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Revisiting the forks of the Platte
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Revisiting the forks of the Platte

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It’s one of the most historic spots around North Platte, and one of the hardest to see.

Lying 4½ miles south-southeast of downtown, the “forks of the Platte” unites the Platte River’s north and south branches for a 310-mile run to the Missouri River.

Both the North Platte and South Platte, and many of their tributaries, rise in the Colorado Rockies. The southern branch runs 439 miles northeast into Nebraska, while the northern heads north into Wyoming and southeast through the Panhandle on its 716-mile journey.

Access to the forks is controlled by the Central Nebraska Public Power and Irrigation District, which diverts water into the Tri-County Canal — bound for farmers in Gosper, Phelps and Kearney counties — before the combined Platte runs even half a mile.

Central officials allowed The Telegraph to document what the North Platte-South Platte confluence looks like two centuries — or maybe three — after the first written accounts.

Spanish explorer Don Pedro de Villasur, traveling north from New Mexico, traveled down the Platte with a 100-person party until he and 44 others were killed by Pawnee near present-day Columbus on Aug. 13, 1720.

The dead included the Rev. Juan Minguez, a Franciscan missionary. Because Villasur’s records suggest it reached the Platte near its forks, North Platte Catholics typically celebrate an outdoor “Field Mass” along the South Platte during June’s Nebraskaland Days.

Members of the expedition of U.S. Army Maj. Stephen Long — the same one who dismissed the Plains as the “Great American Desert” — saw the forks on June 22, 1820.

That was while Long was camped six miles away, according to an 1823 account of the journey by Edwin James, a scientist in the group.

Two decades later, Army Lt. John C. Frémont — “The Pathfinder” — camped on the “tip” between the two rivers as his expedition blazed the classic route of the Oregon Trail.

“Between the streams is a low rich prairie” running west to the valley’s division near present-day Sutherland, Frémont wrote.

“It is covered with a luxuriant growth of grass, and along the banks is a slight and scattered fringe of cottonwood and willow.”

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But though Frémont found the Plattes’ confluence with little trouble, its exact location “was a puzzle to most emigrants” who followed him, the late Merrill Mattes wrote in “The Great Platte River Road” in 1969.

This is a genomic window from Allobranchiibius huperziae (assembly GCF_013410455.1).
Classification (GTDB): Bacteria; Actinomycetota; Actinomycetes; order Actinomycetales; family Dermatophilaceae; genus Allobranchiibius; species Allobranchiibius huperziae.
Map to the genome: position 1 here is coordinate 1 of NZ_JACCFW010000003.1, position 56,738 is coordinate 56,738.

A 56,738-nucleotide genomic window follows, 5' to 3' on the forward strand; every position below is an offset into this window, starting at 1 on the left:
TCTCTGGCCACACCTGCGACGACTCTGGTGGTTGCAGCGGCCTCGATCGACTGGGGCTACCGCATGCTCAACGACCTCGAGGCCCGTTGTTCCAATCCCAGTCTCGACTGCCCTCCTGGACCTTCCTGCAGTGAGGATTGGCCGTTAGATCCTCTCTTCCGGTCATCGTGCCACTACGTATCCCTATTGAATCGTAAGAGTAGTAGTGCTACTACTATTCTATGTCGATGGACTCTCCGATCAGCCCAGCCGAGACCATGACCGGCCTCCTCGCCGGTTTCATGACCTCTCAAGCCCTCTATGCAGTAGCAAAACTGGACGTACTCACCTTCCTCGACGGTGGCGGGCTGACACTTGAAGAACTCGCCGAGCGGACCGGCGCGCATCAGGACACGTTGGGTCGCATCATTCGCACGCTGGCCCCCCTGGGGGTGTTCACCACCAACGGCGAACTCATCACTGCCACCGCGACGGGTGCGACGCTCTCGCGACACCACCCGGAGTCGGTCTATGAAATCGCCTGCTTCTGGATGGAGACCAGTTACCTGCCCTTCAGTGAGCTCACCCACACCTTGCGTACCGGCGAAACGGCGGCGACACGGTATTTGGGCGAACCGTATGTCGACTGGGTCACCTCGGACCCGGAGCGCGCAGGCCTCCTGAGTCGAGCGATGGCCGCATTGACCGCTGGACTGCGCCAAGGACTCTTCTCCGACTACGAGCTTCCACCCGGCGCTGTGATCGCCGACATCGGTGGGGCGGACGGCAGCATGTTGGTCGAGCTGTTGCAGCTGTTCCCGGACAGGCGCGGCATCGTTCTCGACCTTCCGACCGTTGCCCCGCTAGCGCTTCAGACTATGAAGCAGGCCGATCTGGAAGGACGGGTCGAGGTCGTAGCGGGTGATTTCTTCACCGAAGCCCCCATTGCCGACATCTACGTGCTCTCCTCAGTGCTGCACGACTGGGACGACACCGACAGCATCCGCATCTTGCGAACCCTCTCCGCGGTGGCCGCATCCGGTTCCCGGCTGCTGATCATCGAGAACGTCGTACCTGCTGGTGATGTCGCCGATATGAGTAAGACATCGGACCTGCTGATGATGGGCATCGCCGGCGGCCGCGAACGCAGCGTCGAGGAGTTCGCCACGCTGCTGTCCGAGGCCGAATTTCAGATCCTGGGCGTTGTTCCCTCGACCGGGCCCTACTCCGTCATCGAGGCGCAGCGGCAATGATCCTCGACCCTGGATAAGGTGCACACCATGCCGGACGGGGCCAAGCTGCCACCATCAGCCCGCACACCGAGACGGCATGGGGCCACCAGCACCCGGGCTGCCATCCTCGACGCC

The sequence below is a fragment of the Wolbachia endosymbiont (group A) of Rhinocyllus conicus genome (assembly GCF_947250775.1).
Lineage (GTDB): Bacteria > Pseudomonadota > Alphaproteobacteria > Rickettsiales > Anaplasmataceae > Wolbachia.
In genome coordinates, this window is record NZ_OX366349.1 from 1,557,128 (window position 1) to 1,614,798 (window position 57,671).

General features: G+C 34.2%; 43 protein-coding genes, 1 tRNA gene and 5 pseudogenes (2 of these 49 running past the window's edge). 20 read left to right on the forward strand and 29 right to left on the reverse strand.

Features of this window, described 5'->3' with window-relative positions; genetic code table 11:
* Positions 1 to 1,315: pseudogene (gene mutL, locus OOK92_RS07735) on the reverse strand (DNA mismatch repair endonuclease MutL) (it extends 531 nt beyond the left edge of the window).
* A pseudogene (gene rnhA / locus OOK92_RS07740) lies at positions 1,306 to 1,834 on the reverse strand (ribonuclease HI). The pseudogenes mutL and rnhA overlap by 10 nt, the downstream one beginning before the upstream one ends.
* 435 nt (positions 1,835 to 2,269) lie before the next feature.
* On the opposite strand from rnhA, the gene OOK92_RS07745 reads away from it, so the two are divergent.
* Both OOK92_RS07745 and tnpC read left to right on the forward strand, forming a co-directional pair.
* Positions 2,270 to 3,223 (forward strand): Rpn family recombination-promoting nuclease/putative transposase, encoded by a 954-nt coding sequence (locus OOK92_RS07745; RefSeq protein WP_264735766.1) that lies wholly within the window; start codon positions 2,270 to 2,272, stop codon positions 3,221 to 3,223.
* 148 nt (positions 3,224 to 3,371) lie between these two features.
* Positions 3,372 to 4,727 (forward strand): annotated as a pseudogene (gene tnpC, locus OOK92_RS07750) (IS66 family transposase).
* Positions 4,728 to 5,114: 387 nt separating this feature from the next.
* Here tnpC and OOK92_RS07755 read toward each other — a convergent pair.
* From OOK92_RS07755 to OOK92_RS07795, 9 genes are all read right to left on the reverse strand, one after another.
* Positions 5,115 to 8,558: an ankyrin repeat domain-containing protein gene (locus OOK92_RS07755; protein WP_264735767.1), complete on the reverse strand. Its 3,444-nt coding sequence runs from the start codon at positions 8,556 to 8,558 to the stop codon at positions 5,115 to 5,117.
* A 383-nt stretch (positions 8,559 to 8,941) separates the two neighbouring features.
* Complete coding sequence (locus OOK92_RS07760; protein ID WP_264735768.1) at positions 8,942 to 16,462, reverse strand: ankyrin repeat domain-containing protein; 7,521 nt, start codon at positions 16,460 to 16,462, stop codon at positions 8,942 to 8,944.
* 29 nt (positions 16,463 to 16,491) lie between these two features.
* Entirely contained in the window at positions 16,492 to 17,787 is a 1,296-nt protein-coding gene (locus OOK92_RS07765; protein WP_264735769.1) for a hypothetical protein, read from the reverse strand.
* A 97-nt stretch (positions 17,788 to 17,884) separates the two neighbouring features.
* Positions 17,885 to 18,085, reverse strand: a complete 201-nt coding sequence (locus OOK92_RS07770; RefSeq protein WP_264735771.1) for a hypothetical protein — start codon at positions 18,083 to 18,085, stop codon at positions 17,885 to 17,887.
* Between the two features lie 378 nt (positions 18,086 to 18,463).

He quoted Army Pvt. George Gibbs’ 1849 journal: “The division takes place a little below our camp ... but the forks separate so gradually, and the main stream is so filled with islands, that the exact point is not easily noticed.”

One Charles Gould wrote that he “passed the division without knowing it,” while an L. Sawyer took part in “debate as to where the forks are,” Mattes recorded.

Frémont found 18 inches of water in the South Platte near the junction, compared with 3 feet in its northern sibling.

But since Central finished Kingsley Dam, Lake McConaughy and Lake Ogallala in 1941, North Platte River water has been diverted below the latter into the NPPD Canal.

After running into and past Sutherland Reservoir and Lake Maloney, that canal dumps into the South Platte near North Platte’s Community College’s North Campus. (Some South Platte water returns that way, too, when the Korty Canal in Keith County is in use.)

The Platte’s union point gives a temporary lie to its “mile wide and an inch deep” reputation, said Central senior district biologist Dave Zorn.

Depths range from 6 to 8 feet between the confluence and the Tri-County Canal diversion dam, he said. It’s deepest near the banks.

You won’t find sandhill cranes stopping in water that deep during their twice-annual migrations, Zorn said. “It’s deeper and faster-flowing, and they typically roost in sandbars or water that’s 6 inches (deep) or less.”

But animals nonetheless are plentiful. Two different species of gulls, sandpipers, American avocets, greater and lesser yellowlegs, egrets, pelicans and killdeer have been seen. So have bobcats, coyotes and whitetail deer.

“There’s a pretty rich diversity of both plant and animal species, because there’s an abundance of both riparian forest types and wetland types,” Zorn said.

Deep sand deposits on the south bank attract endangered interior least terns and piping plovers, like beaches at Lake McConaughy and sandbars throughout the Platte system.

As part of its environmental obligations, Zorn said, Central enhances their habitat at the forks with some of the sand it regularly dredges to ease water flows down the Platte and into the Tri-County Canal.

Central’s prime canal links Jeffrey, Midway and Johnson lakes south of Interstate 80. Water not bound for irrigation customers goes through the J-2 hydroelectric plant south of Lexington, then back to the Platte.

Zorn said Central typically offers periodic tours of its system, though not this year due to COVID-19. So “there is the potential for people to get to see this confluence area,” he said.

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